First appearing in 1922, the "Our Gang" comedies followed a tribe of neighborhood children and their misadventures. The series proved immediately popular, making the transition to sound in 1929 and continuing through 1944.

The silent "Our Gang" comedies were produced long before the debut of enduringly popular cast members such as Alfalfa, Spanky, and Darlene, who came along much later.

Rather, the earlier films feature a completely different cast, but sporting the same diverse make-up of personalities that was a hallmark of the series.

As the young cast members grew older, they would be rotated out of the line-up and replaced by younger members.

The "Little Rascals" festival in Brandon includes four short comedies released during the silent era. In them, the gang tries its hand at railroading, stages its own version of 'Uncle Tom's Cabin,' gets in trouble with a flea circus, and forms its own fire department.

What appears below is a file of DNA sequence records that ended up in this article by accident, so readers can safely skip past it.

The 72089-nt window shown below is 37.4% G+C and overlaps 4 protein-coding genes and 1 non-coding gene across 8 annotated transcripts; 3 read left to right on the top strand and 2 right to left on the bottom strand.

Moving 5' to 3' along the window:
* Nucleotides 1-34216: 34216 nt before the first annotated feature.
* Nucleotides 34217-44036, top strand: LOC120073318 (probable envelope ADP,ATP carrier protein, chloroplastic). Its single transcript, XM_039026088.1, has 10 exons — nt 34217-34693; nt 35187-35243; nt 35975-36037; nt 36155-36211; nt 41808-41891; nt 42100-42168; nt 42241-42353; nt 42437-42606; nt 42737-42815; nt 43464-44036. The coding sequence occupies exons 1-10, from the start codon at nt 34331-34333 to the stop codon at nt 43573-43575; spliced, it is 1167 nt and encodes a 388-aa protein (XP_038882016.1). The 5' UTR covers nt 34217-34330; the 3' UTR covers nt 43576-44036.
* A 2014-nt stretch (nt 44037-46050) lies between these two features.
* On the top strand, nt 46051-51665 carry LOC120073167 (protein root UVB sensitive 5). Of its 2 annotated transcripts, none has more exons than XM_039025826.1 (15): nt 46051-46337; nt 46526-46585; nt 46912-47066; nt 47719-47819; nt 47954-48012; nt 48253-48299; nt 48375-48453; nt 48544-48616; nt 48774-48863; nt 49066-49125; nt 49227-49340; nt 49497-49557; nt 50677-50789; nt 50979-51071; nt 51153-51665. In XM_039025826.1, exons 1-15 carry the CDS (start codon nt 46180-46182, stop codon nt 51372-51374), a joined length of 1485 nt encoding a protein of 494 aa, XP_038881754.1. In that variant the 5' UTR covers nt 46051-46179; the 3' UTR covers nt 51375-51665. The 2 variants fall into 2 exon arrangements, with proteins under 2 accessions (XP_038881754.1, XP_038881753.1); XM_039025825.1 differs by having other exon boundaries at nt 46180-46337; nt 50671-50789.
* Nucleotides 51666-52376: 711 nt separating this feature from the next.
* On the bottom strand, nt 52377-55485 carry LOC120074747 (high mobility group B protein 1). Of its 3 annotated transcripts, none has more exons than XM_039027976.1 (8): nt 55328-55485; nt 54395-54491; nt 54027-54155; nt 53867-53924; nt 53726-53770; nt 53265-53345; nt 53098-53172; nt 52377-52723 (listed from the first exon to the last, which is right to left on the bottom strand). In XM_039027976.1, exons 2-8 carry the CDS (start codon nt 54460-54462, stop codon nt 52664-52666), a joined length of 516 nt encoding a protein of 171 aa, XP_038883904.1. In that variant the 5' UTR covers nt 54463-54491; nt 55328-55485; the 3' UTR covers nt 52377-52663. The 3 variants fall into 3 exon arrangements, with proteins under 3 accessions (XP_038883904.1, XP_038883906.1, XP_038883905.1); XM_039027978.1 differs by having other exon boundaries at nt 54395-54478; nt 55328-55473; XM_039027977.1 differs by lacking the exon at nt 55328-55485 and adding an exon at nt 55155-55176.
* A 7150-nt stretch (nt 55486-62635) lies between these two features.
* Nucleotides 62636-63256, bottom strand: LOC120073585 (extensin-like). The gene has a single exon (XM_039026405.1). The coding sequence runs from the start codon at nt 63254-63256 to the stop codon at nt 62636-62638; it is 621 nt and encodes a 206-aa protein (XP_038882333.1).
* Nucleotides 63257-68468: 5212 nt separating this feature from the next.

"Many of us grew up watching the 'Little Rascals' on television, and so it's fascinating to discover the earlier silent film episodes of the series," Rapsis said.

The silent "Little Rascals" festival is on Saturday, May 13 at 7 p.m. at Brandon Town Hall. Admission is free, with donations welcome.

The program is sponsored by Nancy and Gary Meffe.

Other shows in this year's Brandon silent film series include:

• Saturday, June 17: 'Running Wild' (1927) starring W.C. Fields. In one of his best silent roles, Fields plays a hen-pecked husband who lacks the courage to stand up to his domineering wife—until an inadvertent encounter with a hypnotist completely upends the family's domestic status quo. Sponsored by Vermont Country Store.